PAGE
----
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Preventing Corrosion of Bearings

PaulHumphPaulHumph Posts: 8
edited January 2014 in MTB general
Is corrosion of bearings in your bike suspension or headset a big issue for people? How are you dealing with it? Which other bearing areas are prone to corrosion?

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  • mudsuckermudsucker Posts: 704
    Never had an issue with it.

    probably going to get shot at for saying this but aren't all bearings on bikes stainless steel? :-)
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  • nicklousenicklouse Posts: 81,520 Lives Here
    Learn about servicing your bike.
    "Do not follow where the path may lead, Go instead where there is no path, and Leave a Trail."
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  • nicklousenicklouse Posts: 81,520 Lives Here
    mudsucker wrote:

    probably going to get shot at for saying this but aren't all bearings on bikes stainless steel? :-)
    Nope.
    "Do not follow where the path may lead, Go instead where there is no path, and Leave a Trail."
    Parktools :?:SheldonBrown
  • CqcCqc Posts: 951
    nicklouse wrote:
    Learn about servicing your bike.
    thats kind of the point of this post...
  • cooldadcooldad Posts: 32,601
    Don't jetwash it. Replace them when they're fubared.
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  • NorthwindNorthwind Posts: 15,475
    Just using higher quality parts helps too- the only headsets I've had premature rust issues with have been poor quality, poorly sealed ones. By and large, most cartridge bearings in bikes are intended to be maintenance-free (though you can pop off a seal and mash in more grease... But that gets into more complicated territory as if you don't do it right, you'll end up causing more problems)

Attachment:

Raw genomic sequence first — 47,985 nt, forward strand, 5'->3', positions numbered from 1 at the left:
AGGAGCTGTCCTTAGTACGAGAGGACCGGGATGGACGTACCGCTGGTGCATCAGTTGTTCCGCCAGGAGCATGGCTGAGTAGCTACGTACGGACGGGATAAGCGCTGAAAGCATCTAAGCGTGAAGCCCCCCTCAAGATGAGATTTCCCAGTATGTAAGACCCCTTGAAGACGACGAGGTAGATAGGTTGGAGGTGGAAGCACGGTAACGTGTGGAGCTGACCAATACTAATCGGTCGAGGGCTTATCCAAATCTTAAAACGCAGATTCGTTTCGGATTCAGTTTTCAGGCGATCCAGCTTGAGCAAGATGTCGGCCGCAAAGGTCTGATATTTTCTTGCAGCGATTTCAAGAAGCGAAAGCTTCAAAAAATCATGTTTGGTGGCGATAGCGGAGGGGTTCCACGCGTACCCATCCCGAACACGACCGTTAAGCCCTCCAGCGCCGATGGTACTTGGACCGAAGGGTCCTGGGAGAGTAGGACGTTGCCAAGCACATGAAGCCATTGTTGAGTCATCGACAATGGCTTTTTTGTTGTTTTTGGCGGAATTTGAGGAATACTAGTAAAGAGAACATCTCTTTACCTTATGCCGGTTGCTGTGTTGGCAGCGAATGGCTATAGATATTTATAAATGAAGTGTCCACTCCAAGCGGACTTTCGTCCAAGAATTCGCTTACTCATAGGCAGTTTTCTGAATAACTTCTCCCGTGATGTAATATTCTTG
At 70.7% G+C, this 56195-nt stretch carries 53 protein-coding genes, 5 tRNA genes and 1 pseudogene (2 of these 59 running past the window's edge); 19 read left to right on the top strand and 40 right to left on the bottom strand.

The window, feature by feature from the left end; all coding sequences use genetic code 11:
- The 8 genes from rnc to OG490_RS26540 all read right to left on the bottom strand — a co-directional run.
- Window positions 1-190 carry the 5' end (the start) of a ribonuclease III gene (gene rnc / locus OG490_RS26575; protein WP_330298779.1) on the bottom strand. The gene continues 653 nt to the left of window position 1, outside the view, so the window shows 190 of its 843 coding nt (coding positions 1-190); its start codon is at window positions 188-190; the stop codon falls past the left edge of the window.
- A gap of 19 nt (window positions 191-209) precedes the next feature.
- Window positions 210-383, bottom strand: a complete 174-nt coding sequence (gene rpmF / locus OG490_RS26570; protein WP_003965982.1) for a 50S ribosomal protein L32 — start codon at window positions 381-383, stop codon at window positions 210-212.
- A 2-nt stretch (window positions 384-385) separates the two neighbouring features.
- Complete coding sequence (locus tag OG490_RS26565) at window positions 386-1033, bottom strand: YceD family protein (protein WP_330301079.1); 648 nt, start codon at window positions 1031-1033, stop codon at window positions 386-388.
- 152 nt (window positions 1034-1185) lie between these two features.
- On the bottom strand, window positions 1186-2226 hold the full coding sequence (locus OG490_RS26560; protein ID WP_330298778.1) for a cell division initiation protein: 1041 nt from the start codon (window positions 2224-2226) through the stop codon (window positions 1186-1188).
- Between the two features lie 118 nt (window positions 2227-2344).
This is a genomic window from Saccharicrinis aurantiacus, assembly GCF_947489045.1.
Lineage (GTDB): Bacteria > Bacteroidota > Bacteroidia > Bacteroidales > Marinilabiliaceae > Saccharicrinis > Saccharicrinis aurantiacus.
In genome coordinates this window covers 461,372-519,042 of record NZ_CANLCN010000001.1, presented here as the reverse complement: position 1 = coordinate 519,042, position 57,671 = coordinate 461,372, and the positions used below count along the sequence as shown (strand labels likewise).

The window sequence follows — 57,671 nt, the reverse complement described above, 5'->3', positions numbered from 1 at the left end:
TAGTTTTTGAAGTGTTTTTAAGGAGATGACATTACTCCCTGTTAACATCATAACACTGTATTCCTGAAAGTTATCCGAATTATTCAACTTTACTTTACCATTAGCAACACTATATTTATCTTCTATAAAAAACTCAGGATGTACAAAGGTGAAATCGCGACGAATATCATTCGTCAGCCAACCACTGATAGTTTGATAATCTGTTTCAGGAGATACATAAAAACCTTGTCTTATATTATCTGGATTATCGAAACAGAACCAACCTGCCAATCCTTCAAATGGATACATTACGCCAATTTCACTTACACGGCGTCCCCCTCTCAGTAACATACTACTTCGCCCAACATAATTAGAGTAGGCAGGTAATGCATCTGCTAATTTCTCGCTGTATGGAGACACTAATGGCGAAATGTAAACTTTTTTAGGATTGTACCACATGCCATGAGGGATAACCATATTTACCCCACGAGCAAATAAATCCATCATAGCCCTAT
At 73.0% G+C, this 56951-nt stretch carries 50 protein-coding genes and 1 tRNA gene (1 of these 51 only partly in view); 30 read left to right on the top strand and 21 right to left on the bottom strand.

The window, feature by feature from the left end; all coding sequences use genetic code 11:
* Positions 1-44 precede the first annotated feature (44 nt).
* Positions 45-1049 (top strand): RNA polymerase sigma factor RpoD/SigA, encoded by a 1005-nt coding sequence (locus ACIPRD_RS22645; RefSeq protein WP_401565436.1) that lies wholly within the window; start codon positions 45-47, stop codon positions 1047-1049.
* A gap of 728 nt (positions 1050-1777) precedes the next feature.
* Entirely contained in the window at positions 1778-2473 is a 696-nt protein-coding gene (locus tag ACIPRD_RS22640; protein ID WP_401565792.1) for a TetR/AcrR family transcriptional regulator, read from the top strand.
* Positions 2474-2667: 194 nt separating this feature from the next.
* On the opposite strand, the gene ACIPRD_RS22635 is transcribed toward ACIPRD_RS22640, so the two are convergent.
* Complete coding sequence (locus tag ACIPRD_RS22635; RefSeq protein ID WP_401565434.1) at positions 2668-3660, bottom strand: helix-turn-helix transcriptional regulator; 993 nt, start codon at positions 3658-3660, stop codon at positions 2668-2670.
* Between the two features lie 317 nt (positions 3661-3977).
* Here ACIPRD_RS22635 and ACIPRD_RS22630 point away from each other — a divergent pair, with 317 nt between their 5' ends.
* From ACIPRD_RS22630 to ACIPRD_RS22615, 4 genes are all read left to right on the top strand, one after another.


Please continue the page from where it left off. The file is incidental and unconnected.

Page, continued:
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  • mmacavitymmacavity Posts: 781
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  • cooldadcooldad Posts: 32,601
    edited January 2014
    I see now.
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  • duskdusk Posts: 583
    nicklouse wrote:
    mudsucker wrote:

    probably going to get shot at for saying this but aren't all bearings on bikes stainless steel? :-)
    Nope.
    I believe stainless steel isn't as hard as non stainless so although stainless bearings wouldn't rust they would wear faster. So you're better off with a well greased non stainless steel bearing for longevity
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  • OuijaOuija Posts: 1,386
    A lot of cheap bearings are chrome plated steel as the chrome plating initially makes them smoother. But as the chrome rusts and chips they disintegrate pretty quickly as the broken/chipped chrome residue chews up the remaining bearing.
  • The RookieThe Rookie Posts: 27,748
    A sealed bearing won't rust inside (where it matters) unless water gets in, which will thin the grease out and kill them anyway, some surface rust on the outside is irrelevant.